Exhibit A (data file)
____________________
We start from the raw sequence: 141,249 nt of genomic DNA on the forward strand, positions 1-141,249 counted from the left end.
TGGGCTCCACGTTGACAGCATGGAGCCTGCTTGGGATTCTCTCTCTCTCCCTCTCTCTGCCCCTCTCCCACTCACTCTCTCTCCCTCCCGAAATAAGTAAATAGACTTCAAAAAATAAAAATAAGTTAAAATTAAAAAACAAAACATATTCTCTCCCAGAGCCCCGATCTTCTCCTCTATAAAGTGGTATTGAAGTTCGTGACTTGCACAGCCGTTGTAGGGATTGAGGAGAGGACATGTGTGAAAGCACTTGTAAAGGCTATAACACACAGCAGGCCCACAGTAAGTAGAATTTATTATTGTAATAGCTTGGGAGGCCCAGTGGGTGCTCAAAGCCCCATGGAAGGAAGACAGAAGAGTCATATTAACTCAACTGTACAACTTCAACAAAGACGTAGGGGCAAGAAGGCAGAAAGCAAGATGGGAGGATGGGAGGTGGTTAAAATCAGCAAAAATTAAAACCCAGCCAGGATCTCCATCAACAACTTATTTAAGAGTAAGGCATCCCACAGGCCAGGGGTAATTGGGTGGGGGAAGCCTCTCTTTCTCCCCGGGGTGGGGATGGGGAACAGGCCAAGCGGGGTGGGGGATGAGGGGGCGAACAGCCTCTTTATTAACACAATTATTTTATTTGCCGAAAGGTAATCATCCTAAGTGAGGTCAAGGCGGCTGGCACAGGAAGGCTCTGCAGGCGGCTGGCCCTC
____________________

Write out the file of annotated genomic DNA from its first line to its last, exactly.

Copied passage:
We start from the raw sequence: 141,249 nt of genomic DNA on the forward strand, positions 1-141,249 counted from the left end.
TGGGCTCCACGTTGACAGCATGGAGCCTGCTTGGGATTCTCTCTCTCTCCCTCTCTCTGCCCCTCTCCCACTCACTCTCTCTCCCTCCCGAAATAAGTAAATAGACTTCAAAAAATAAAAATAAGTTAAAATTAAAAAACAAAACATATTCTCTCCCAGAGCCCCGATCTTCTCCTCTATAAAGTGGTATTGAAGTTCGTGACTTGCACAGCCGTTGTAGGGATTGAGGAGAGGACATGTGTGAAAGCACTTGTAAAGGCTATAACACACAGCAGGCCCACAGTAAGTAGAATTTATTATTGTAATAGCTTGGGAGGCCCAGTGGGTGCTCAAAGCCCCATGGAAGGAAGACAGAAGAGTCATATTAACTCAACTGTACAACTTCAACAAAGACGTAGGGGCAAGAAGGCAGAAAGCAAGATGGGAGGATGGGAGGTGGTTAAAATCAGCAAAAATTAAAACCCAGCCAGGATCTCCATCAACAACTTATTTAAGAGTAAGGCATCCCACAGGCCAGGGGTAATTGGGTGGGGGAAGCCTCTCTTTCTCCCCGGGGTGGGGATGGGGAACAGGCCAAGCGGGGTGGGGGATGAGGGGGCGAACAGCCTCTTTATTAACACAATTATTTTATTTGCCGAAAGGTAATCATCCTAAGTGAGGTCAAGGCGGCTGGCACAGGAAGGCTCTGCAGGCGGCTGGCCCTC